First foray into the world of Moocs

I have recently started virtually attending a MOOC course on Coursera. One of their prized courses from Wharton Business School. The course is fantastic and the functionality of the website is faultless. And I am learning a great deal. In addition the stress of a course is removed by the fact that it is free.

I have found one of the advantages of a mooc is that it allows me to look into a new field of interest without overburdening myself with the worry of investing lots of time and  money, mostly money, in learning something I know very little about.

The quality of this course in particular is assured by the fact that the module is part of a course that costs $150,000. The only issue that I have found is that there is a certain amount of background reading that should be covered and that I don’t have access to, which would make the course slightly easier to understand. Launching into this course, labelled ‘introduction’, without any background in finance or economics has left me guessing my way around the material a little bit, and constantly being made aware of gaps in my knowledge.

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The course is laid out in clearly on the internet. Firstly there are the videos that make up each lecture. These videos show the material on the projector clearly and additionally come with notes. That I can pause and replay the lecture at any time, makes me think how archaic, traditional forms of lecturing is, where you are sat in a lecture hall bus scribbling the information on the board or what the lecturer is saying without having the luxury of time to work out what it all means. Apart from the video lectures there is the very important lecture notes, that is the actual core of the course,. I think you could probably complete the course questions by only reading the notes and not ‘attending’ the lectures. Finally there are the weekly problem sets, which make the course feel like its part of a university degree, through its weekly deadlines.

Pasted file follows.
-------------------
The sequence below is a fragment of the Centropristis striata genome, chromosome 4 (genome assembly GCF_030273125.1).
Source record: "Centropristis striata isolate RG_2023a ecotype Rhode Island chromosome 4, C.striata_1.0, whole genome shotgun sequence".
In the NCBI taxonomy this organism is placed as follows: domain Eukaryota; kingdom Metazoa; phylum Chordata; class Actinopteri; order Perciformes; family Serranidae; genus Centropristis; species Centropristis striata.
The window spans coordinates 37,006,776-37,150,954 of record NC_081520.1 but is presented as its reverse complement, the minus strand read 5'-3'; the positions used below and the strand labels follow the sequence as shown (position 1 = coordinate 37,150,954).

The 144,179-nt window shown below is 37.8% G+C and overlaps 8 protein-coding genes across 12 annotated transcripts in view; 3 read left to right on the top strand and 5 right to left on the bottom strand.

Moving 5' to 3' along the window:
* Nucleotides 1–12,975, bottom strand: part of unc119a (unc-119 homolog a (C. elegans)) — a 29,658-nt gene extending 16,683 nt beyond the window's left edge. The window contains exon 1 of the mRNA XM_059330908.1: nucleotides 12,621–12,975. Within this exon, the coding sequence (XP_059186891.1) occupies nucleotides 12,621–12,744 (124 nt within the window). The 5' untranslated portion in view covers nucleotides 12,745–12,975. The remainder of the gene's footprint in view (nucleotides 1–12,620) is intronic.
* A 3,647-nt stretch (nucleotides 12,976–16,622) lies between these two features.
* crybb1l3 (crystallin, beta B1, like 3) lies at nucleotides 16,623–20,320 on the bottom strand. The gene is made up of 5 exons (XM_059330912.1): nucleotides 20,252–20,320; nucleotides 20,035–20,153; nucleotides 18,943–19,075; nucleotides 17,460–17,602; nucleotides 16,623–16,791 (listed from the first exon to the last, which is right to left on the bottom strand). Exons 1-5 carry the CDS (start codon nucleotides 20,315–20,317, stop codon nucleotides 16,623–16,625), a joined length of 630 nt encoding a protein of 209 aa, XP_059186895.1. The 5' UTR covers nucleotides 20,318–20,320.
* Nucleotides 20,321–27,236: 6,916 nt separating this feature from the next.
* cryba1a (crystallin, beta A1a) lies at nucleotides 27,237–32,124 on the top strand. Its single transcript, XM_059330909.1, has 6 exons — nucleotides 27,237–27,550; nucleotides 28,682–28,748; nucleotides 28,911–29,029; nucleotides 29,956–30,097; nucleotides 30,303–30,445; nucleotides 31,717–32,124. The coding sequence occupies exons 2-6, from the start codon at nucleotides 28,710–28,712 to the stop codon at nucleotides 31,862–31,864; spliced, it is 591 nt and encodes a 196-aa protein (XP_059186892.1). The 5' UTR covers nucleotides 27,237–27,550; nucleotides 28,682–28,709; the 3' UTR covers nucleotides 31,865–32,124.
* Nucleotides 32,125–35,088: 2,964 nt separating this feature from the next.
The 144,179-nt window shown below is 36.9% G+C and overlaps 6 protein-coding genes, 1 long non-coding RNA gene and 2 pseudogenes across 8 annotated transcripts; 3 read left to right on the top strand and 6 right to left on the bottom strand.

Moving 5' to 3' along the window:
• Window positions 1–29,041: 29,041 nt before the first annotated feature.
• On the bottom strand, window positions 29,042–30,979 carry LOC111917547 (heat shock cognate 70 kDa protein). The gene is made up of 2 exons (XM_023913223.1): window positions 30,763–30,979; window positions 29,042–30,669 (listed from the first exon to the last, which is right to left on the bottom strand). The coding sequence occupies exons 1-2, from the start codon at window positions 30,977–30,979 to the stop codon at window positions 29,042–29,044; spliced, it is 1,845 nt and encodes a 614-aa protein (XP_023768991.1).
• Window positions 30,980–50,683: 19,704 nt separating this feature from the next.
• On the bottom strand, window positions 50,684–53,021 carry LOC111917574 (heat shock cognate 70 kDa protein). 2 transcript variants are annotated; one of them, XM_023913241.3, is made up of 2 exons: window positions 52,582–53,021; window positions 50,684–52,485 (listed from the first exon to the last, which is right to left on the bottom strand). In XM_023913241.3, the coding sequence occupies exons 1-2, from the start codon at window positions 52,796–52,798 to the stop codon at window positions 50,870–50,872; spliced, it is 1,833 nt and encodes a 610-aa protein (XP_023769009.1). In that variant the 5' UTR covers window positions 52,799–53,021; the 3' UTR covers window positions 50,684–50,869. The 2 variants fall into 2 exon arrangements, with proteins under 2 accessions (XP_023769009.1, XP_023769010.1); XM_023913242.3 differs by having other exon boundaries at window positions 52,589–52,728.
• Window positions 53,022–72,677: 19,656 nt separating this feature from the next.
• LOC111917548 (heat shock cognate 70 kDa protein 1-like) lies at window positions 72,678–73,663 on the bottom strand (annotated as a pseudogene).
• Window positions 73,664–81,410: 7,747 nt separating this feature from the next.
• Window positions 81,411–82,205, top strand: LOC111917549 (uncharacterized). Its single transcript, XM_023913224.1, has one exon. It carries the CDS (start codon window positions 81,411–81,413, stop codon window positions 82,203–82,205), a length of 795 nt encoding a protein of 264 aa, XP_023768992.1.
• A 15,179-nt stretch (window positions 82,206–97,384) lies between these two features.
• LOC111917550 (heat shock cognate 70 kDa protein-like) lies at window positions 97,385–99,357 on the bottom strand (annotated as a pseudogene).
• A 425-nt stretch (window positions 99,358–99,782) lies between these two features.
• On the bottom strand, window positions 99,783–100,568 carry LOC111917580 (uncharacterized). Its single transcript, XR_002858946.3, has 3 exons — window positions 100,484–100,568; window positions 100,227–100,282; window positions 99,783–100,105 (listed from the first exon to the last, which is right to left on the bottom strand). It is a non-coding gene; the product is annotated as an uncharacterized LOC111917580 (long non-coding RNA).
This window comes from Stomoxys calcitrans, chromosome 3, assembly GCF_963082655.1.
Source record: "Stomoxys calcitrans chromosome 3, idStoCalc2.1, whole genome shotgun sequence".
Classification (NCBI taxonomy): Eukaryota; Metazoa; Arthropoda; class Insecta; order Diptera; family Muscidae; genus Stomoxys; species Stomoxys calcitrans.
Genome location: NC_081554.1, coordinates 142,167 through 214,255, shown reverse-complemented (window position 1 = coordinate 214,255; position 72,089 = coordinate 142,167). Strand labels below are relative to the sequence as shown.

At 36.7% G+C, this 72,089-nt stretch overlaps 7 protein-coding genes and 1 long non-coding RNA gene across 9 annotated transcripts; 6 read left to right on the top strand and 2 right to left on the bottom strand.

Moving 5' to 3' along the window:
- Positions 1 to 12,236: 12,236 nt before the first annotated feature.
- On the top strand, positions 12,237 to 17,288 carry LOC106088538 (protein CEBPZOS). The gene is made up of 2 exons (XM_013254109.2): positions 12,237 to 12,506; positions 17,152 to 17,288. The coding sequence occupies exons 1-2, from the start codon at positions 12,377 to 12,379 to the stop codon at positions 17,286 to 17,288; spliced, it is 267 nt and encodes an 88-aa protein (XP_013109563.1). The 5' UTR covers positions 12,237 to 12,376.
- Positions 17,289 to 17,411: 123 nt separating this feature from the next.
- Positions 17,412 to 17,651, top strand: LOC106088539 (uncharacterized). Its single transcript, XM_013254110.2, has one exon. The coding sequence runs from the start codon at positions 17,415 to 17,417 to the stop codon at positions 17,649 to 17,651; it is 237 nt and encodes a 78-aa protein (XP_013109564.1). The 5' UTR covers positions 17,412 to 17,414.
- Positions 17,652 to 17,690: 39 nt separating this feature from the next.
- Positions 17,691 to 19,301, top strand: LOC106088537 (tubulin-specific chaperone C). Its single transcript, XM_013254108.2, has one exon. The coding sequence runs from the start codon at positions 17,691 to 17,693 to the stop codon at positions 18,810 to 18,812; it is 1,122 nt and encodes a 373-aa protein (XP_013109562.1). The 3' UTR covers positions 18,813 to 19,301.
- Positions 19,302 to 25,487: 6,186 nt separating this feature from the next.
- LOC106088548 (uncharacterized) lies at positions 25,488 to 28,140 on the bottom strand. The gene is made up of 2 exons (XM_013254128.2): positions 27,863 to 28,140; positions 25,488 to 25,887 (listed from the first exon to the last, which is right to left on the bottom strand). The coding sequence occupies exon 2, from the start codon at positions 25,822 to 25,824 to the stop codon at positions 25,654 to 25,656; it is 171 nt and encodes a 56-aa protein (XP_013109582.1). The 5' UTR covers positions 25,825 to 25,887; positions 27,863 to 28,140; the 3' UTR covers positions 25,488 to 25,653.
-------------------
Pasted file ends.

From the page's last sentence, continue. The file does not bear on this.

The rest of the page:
On top of all the official material provided by the university the website acts as a perfect facility to host a student forum to constructively discuss problems and difficulties with the material. I was surprised on reading a lot of forum entries, that the ‘Coursera honour code’ is mentioned very frequently, when problem sets are discussed in too much detail. The Coursera honour code basically prevents people from cheating, and students clearly try and abide by it, with a sense of reciprocative policing.

For someone who relegated maths and theories to the realm of secondary school, the course on finance challenges the faculties. As previously mentioned, for the initiated in Finance there could me more additional material.

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